I absolutely wouldn’t change a thing. I have always felt that everything happens for a reason. I was so fortunate with my career because I worked with so many choreographers and danced so many different ballets. It wasn’t always wonderful of course but no one’s situation is perfect, even if it appears to be. I sailed thru my 18 years on stage with only 2 minor injuries and one terrible ankle sprain that left me out of the studio for 2 months. That was it. I got to do most of the full length classics (minus Don Q and Bayadare. Next lifetime) I got to do tons of Balanchine and also tons of contemporary works. What more could a dancer ask for?  Then I married the man of my dreams whom I have 3 amazing boys with and we have just celebrated our 10 tenth wedding anniversary. Life is so inspiring!

 7. Do you have any advice for young dancers?

1) Find a school to train at that can give you a good classical background. It’s very important these days when you enter a company that you can dance in every style. Classically trained dancers can do anything.  There could be 3 ballets on a program : one Balanchine, one classical and one contemporary.  You must be able to dance them all! It’s not enough anymore to just be able to do one of them well. You want to be the dancer that the director feels can conquer the entire repertoire.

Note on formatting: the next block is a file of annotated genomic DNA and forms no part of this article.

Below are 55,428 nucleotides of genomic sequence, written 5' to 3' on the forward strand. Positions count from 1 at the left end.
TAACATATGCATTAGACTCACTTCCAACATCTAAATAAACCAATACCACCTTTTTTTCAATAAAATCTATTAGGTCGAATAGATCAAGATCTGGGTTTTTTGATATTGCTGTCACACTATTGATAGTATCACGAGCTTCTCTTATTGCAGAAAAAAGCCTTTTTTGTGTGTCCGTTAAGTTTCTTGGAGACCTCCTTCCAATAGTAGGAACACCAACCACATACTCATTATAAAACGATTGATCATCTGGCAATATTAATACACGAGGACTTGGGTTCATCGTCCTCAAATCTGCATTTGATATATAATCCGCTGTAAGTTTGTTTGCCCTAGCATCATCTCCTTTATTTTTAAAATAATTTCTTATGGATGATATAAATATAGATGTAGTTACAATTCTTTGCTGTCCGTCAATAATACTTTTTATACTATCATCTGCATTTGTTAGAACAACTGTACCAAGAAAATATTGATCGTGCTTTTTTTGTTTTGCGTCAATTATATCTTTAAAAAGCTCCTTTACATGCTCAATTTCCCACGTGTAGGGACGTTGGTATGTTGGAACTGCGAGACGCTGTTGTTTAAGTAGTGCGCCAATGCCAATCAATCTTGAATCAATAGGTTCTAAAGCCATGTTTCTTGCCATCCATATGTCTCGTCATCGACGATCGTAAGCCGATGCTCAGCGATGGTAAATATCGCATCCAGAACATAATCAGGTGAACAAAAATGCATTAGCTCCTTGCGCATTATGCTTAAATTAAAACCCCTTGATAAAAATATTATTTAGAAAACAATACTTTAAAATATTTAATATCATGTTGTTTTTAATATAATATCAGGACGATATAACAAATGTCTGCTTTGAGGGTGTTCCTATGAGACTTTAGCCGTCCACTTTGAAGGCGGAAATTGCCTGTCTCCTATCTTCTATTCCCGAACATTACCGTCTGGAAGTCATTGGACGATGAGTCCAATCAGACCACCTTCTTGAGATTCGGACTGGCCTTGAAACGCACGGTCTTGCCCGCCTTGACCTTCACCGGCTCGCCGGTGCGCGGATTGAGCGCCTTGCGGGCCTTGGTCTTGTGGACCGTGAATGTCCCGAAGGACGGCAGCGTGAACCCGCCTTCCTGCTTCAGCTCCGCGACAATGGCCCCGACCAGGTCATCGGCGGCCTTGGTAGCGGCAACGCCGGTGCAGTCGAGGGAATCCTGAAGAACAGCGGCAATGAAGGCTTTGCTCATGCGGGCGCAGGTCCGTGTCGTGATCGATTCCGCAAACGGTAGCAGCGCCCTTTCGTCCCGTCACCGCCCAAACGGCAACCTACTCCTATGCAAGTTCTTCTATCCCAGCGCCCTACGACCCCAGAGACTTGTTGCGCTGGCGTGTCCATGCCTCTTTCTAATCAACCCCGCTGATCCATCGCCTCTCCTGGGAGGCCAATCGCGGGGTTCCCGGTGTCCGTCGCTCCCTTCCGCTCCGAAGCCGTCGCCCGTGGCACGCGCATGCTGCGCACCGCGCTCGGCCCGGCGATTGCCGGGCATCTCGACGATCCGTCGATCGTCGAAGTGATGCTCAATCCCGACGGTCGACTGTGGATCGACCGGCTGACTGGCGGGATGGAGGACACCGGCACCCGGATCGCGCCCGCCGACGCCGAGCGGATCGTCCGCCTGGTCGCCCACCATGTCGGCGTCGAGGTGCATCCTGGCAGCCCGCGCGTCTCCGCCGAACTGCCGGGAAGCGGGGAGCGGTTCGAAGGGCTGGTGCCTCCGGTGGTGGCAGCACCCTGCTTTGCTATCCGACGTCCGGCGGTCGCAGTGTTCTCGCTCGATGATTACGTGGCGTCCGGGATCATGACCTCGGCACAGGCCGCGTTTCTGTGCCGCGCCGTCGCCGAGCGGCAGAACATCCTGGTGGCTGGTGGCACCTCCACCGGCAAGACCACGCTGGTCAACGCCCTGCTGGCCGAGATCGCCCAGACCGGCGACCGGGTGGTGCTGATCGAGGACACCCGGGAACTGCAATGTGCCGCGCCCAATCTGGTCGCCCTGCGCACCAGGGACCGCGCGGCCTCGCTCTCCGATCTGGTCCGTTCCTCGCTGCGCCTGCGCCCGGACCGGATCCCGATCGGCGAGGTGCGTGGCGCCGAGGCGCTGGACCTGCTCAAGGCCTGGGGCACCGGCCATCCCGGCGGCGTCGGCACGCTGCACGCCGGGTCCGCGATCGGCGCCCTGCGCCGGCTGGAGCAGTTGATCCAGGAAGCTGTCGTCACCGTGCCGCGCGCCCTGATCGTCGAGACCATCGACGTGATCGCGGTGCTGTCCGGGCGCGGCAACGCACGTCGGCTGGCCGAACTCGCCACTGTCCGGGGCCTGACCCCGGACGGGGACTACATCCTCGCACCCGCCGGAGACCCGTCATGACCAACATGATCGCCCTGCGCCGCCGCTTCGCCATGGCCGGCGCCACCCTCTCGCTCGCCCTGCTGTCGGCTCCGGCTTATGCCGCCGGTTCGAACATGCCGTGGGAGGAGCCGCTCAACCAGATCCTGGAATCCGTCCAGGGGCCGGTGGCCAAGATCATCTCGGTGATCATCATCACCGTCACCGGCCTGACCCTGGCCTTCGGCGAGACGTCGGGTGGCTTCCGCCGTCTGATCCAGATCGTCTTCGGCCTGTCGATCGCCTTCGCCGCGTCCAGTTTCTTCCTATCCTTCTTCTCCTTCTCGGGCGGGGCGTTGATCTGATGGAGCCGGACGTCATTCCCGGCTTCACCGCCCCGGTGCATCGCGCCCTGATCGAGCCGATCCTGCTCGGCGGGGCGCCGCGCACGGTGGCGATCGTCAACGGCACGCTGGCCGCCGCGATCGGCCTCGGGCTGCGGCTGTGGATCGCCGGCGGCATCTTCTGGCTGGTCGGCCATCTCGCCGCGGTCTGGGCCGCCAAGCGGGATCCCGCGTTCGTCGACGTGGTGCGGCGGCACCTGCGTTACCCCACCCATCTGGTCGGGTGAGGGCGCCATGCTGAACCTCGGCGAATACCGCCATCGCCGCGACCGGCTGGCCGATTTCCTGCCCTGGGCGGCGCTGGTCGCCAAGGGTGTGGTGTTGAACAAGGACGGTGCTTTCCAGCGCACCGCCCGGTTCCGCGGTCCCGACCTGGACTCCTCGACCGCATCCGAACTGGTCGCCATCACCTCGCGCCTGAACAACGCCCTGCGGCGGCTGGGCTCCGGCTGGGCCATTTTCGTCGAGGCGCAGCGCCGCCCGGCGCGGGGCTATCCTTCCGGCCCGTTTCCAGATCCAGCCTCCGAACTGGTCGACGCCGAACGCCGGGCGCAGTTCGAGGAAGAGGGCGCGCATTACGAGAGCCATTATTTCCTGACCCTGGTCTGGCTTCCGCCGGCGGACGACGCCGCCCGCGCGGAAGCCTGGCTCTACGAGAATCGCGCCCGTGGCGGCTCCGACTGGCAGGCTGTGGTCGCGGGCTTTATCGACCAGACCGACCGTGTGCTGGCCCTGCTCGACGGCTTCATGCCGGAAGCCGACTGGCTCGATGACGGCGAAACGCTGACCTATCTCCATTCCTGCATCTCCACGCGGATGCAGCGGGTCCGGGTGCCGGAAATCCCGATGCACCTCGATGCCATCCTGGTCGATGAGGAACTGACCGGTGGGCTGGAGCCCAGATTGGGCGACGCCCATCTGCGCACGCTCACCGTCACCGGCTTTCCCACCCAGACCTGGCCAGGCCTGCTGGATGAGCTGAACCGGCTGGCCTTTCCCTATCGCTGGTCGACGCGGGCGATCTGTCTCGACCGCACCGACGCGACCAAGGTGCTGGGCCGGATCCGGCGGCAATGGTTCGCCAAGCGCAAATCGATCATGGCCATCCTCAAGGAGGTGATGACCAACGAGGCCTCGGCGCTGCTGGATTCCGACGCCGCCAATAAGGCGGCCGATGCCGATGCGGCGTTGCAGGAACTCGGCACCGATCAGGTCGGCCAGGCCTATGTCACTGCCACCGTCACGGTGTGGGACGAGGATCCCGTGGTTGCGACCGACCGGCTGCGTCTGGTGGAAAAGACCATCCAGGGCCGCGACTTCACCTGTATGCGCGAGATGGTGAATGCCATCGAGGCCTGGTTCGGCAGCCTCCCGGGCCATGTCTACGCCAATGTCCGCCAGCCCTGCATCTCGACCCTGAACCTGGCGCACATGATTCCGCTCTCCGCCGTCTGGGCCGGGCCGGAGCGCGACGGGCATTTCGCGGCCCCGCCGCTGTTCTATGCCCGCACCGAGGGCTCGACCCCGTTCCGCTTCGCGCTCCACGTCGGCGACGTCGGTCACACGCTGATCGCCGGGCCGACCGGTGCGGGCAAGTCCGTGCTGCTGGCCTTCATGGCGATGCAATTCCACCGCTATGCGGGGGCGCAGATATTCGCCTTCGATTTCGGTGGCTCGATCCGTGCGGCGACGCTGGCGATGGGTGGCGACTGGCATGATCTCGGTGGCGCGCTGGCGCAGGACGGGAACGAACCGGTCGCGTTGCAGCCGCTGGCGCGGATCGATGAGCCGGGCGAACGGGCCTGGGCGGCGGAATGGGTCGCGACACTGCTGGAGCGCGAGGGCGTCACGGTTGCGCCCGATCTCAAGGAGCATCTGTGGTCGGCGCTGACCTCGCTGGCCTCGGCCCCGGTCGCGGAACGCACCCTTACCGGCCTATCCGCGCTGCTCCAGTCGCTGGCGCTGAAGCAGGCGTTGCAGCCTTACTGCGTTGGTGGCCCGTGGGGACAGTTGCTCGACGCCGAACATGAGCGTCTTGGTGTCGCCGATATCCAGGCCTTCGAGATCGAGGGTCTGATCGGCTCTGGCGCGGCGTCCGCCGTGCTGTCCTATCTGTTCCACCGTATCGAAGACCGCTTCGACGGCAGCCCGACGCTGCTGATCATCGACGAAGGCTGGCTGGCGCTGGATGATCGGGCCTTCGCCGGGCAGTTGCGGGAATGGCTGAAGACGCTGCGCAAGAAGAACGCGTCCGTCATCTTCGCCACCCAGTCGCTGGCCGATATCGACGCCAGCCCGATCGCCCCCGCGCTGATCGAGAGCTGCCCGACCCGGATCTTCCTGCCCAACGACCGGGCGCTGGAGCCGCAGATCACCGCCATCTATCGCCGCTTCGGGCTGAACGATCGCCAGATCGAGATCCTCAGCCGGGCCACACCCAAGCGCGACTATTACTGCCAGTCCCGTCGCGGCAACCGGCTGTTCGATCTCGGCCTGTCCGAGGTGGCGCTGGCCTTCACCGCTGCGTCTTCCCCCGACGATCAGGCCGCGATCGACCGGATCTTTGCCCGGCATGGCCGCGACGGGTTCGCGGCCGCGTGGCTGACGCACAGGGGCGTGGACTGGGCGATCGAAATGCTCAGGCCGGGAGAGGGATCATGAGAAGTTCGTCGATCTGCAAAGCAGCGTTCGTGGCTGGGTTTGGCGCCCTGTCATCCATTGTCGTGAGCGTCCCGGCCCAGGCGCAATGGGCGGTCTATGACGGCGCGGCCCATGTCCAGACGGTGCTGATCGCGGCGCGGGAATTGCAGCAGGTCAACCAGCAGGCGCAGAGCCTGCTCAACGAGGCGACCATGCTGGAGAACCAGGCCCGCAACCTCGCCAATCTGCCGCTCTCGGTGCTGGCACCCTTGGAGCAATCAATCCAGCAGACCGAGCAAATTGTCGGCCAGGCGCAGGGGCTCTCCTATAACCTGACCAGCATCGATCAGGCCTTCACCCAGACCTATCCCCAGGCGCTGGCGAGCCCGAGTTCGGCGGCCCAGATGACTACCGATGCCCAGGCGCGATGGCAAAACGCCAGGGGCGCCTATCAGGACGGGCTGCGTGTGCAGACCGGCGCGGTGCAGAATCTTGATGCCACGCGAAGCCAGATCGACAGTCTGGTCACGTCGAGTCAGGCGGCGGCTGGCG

2) Finish your education. Life on stage is very short indeed and you will still be so young when your ballet career is over. Another career might be there waiting for you if you keep your mind and heart open enough to see it!

 

 

 

 

 

 

 

 

 

 

Jenna has been teaching ballet to young dancers throughout her career, beginning in Chicago when she was 17. She has taught master classes in Atlanta, Michigan and for the Nashville Ballet School.